jerry johnston, deseret news
Like fine violin makers, great architects have a genius for designing things that get better with time.
So it is with the famous Cadet Chapel at the United States Air Force Academy in Colorado Springs. Although Frank Lloyd Wright is often credited with the design of the chapel, the true mind behind the masterpiece was Walter A. Netsch Jr. of Chicago.
Over the past half century, the chapel has gone from being a controversial example of angular and chiseled avant garde architecture to one of the most beloved buildings in the nation.
The design almost physically lifts the soul.
"It is the most visited man-made structure in the state of Colorado," says Jimmie Fox, a staff member of the Academy visitor's center. "Each year between 800,000 and one million people visit the chapel. It's always on television."
With 17 spires thrusting upward to a height of 150 feet, the chapel embodies not only a desire to touch heaven, but a pilot's desire to soar amid the clouds. Every aspect of the structure is — to borrow a line from the well-known Pilot's Prayer — a wish to "slip the surly bands of earth" and "touch the face of God."
The fact the chapel is an interfaith house of worship only adds to its appeal. The public, too, is welcome to attend services.
"When we're in church we can see all the visitors outside, standing at the wall looking in at us," says James Stoffel, a sophomore cadet from Florida. "Some guys joke that it makes them feel like seals at the zoo. But there's really no real conflict."
After all, says Stoffel, the cadets love the chapel even more than the tourists do.
"In the evening, when the sun sinks in the west, the stained glass shines all kinds of colors on the free-hanging cross," he says. "It's beautiful."
Stoffel worships in the Protestant Chapel, the "upper room" where strips of stained glass graduate from dark to light as they push toward the vaulted ceiling and the heavens beyond. The design is meant to signify moving from darkness into God's bright light.
Below the Protestant Chapel are the Catholic Chapel, Buddhist Chapel and Jewish Chapel. There is also a Falcon Circle for those who follow earth-centered worship and an all-faiths room where cadets from other traditions assemble.
The Catholic Chapel is known for its rich, deep colors and its altar — a gift from Francis Cardinal Spellman, who dedicated the chapel in 1963. Although some Catholics have grumbled about being "in the basement," the dark, solemn surroundings invite reverence and mysticism.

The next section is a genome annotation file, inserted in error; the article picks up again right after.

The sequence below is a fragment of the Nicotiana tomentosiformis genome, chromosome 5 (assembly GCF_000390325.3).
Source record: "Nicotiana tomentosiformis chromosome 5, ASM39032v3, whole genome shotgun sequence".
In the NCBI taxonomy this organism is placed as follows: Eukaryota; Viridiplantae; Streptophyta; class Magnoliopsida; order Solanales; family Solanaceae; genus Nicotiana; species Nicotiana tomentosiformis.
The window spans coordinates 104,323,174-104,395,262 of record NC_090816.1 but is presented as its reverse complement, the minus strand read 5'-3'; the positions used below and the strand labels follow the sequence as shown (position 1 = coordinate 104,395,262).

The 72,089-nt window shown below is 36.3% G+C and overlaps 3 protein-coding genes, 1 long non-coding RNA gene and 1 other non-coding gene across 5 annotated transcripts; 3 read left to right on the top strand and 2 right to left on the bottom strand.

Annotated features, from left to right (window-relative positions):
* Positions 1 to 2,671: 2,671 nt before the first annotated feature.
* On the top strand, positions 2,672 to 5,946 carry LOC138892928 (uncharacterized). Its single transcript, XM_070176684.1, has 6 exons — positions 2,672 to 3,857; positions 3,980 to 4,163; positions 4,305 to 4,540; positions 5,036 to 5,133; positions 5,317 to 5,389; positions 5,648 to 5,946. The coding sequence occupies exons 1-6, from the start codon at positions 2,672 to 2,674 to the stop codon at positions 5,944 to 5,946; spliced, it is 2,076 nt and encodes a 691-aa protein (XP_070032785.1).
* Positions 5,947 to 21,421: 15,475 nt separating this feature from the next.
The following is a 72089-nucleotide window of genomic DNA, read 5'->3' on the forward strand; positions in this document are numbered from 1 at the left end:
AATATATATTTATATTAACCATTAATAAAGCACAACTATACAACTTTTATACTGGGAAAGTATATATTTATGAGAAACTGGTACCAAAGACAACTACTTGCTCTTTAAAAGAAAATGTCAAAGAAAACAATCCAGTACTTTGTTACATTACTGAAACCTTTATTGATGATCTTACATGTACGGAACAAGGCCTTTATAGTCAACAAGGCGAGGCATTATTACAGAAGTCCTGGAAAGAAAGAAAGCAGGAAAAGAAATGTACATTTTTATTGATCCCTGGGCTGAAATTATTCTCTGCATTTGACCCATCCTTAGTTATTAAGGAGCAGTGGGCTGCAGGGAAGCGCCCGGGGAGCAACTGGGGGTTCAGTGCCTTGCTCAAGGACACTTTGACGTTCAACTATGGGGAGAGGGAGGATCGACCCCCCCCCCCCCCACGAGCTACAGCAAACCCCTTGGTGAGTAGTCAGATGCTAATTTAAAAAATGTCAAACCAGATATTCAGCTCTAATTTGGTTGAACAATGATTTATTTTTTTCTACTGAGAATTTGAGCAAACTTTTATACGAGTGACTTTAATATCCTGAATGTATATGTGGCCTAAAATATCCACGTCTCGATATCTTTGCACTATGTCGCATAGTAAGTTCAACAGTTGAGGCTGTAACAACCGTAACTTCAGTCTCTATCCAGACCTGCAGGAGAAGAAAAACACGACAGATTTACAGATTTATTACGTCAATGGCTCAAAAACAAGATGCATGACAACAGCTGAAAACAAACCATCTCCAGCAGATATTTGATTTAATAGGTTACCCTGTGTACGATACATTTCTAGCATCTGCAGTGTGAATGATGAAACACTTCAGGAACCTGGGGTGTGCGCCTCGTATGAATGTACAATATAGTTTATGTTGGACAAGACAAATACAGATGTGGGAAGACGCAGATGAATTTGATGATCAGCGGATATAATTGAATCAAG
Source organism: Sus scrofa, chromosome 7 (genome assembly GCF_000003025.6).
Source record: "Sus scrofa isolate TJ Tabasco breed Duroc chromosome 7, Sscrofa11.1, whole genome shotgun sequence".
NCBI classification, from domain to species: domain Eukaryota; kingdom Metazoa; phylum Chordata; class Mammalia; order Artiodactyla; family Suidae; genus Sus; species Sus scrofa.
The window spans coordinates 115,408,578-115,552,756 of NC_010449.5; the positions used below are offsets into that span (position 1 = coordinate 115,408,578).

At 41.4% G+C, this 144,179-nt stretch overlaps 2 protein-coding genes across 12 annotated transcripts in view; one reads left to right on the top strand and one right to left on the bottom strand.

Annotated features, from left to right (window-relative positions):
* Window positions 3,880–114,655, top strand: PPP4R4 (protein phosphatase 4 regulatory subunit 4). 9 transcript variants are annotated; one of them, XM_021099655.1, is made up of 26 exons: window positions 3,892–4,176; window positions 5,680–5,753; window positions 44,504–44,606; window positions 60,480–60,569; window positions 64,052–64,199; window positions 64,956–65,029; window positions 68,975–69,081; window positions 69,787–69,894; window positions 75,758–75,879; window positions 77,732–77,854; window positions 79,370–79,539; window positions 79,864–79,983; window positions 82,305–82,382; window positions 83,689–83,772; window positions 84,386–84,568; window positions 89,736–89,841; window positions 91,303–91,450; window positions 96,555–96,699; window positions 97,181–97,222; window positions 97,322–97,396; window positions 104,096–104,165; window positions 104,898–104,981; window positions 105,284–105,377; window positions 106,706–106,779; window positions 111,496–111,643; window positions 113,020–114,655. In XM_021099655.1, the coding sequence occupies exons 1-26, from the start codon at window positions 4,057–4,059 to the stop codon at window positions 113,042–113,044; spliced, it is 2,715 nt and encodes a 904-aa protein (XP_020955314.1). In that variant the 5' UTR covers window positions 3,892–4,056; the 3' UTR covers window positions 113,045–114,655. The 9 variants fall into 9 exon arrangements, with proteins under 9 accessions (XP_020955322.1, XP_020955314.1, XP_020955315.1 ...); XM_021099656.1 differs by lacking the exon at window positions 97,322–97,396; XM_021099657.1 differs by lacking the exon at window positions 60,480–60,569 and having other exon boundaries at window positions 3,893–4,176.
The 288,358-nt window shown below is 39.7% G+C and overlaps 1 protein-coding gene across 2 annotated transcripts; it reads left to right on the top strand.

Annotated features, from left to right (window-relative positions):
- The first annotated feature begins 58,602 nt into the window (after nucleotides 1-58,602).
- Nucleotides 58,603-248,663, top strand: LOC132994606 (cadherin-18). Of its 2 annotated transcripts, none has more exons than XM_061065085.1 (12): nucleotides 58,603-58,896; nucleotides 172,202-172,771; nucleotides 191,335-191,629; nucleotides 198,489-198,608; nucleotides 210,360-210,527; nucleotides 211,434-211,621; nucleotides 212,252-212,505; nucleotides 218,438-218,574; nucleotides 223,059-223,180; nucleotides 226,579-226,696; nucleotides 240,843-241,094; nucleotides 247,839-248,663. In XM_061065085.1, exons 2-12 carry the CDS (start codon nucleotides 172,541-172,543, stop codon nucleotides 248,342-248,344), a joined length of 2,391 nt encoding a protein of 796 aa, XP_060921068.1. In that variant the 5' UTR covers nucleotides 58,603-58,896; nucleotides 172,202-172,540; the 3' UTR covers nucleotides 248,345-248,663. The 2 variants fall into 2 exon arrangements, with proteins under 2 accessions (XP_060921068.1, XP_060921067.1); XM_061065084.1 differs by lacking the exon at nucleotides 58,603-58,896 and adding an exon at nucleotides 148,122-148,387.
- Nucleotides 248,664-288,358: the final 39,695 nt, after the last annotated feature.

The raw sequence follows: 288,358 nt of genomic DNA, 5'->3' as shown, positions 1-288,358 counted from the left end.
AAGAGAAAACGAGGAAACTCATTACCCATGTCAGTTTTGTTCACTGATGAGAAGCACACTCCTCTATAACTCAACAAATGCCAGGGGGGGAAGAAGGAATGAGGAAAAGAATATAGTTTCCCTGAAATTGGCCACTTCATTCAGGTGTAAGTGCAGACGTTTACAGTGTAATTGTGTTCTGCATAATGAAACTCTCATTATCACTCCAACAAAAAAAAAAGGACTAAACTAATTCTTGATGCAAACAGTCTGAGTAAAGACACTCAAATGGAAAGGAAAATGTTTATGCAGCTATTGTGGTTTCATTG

The Jewish Chapel is built as a circle within a square — symbolizing the global mission of the U.S. Air Force and the "all encompassing" realm of God. Israeli Defense Forces donated Jerusalem stone for the structure and a "Holocaust Torah" is also on display.
Buddhists gather in the Dharma Hall, made from Port Orford Cedar, a fragrant wood from Japan often used in temple building.
When asked to name a favorite feature, Stoffel singles out the pipe organ, a work of art designed by Walter Holtkamp that features 4,334 pipes.
"We never had an organ in church," he says.
Needless to say, cadets past and present keep a place in their hearts for the chapel.
At the beginning, many members of Congress balked at the design. One said it looked like a "row of tepees." Other people felt the place drew attention to itself, not to God. But, as they say, cream will eventually rise.
And the academy chapel has risen.
In a posted comment in the Wall Street Journal, one former cadet writes:
"I watched the chapel as it was built, graduating before it was completed. I have returned for memorial services there. While there was a joke about whether we should pray in it, or for it, I think it is an excellent design for the site."
And now, with 2013 being the 50th anniversary of the chapel's dedication, this year may be a good time to visit.
Next year, those cadet who sometimes feel like "seals in the zoo" just might start feeling overwhelmed.
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